“Irish Moves” is a historical book with a difference. From Ninette de Valois to Jean Butler and Tom Hickey, it showcases – and in some cases salvages – the stories of Ireland’s unsung movers: actors, dancers, choreographers, playwrights, directors, and the few academics who dare to go where no words have gone before.
Focussing on people who value what’s in between the words as much as the words themselves, it features stories of the creative journeys taken by artists who have devoted their lives to physical expression, despite the fact that their medium was ignored, or even erased from memory.
An in-depth introductory essay points up how the zeitgeist finds expression in this new history of dance and theatre in Ireland through the eyes of practitioners, historians, and sociologists, and the as yet unpublished “lost chapter” of “Modern Dance in Ireland” in the 1940’s. The Abbey School of Ballet is also salvaged from obscurity with a memoir and unpublished images from the 1920’s, ’30’s and ’40’s.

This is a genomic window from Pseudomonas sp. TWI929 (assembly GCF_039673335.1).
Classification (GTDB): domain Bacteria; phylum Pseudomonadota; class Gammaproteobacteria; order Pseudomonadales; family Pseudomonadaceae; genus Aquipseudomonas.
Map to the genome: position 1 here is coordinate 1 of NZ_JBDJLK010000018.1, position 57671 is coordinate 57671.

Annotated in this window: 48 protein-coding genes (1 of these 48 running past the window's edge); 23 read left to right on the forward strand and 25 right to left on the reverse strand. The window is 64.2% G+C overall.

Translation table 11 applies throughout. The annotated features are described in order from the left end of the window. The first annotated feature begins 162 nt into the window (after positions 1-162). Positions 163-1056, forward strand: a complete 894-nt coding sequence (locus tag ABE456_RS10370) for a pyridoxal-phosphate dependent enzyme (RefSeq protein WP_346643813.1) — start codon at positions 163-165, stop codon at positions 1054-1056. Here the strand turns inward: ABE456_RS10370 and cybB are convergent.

“Irish Moves” not only provides a map of dance and physical theatre in Ireland, but is also a meditation on our complicated attitude to the body as a nation. It offers surprising and sometimes disconcerting revelations about Irish society. But this is no dry history: this is a beautiful book, full of pictures and highly visual, in keeping with the usually word-less subject matter. “Irish Moves” will be of interest to the ever-increasing audience for dance and physical theatre; the world-wide Riverdance audience (there are interviews with Riverdancers Colin Dunne, Jean Butler, Brendan de Gallai, and Moya Doherty on their aesthetic journeys); the Abbey Theatre audience (as well as salvaging the Abbey School of Ballet from obscurity, the book features key Abbey Theatre movers from the 1980’s and 1990’s such as Tom MacIntyre, Tom Hickey, and Conall Morrison); and all readers interested in Irish social and cultural history.